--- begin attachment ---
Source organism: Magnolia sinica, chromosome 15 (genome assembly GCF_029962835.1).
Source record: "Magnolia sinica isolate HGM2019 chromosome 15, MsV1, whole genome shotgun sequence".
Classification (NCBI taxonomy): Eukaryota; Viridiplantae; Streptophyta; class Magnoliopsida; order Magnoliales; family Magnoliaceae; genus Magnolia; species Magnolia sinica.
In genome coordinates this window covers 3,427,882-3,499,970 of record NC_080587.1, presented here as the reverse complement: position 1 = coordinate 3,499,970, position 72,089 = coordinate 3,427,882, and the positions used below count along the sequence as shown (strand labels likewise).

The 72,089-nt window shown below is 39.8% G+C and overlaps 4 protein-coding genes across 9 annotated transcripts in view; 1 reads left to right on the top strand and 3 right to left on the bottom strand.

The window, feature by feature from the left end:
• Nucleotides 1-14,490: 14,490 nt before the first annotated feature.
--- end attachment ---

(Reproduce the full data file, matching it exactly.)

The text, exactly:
Source organism: Magnolia sinica, chromosome 15 (genome assembly GCF_029962835.1).
Source record: "Magnolia sinica isolate HGM2019 chromosome 15, MsV1, whole genome shotgun sequence".
Classification (NCBI taxonomy): Eukaryota; Viridiplantae; Streptophyta; class Magnoliopsida; order Magnoliales; family Magnoliaceae; genus Magnolia; species Magnolia sinica.
In genome coordinates this window covers 3,427,882-3,499,970 of record NC_080587.1, presented here as the reverse complement: position 1 = coordinate 3,499,970, position 72,089 = coordinate 3,427,882, and the positions used below count along the sequence as shown (strand labels likewise).

The 72,089-nt window shown below is 39.8% G+C and overlaps 4 protein-coding genes across 9 annotated transcripts in view; 1 reads left to right on the top strand and 3 right to left on the bottom strand.

The window, feature by feature from the left end:
• Nucleotides 1-14,490: 14,490 nt before the first annotated feature.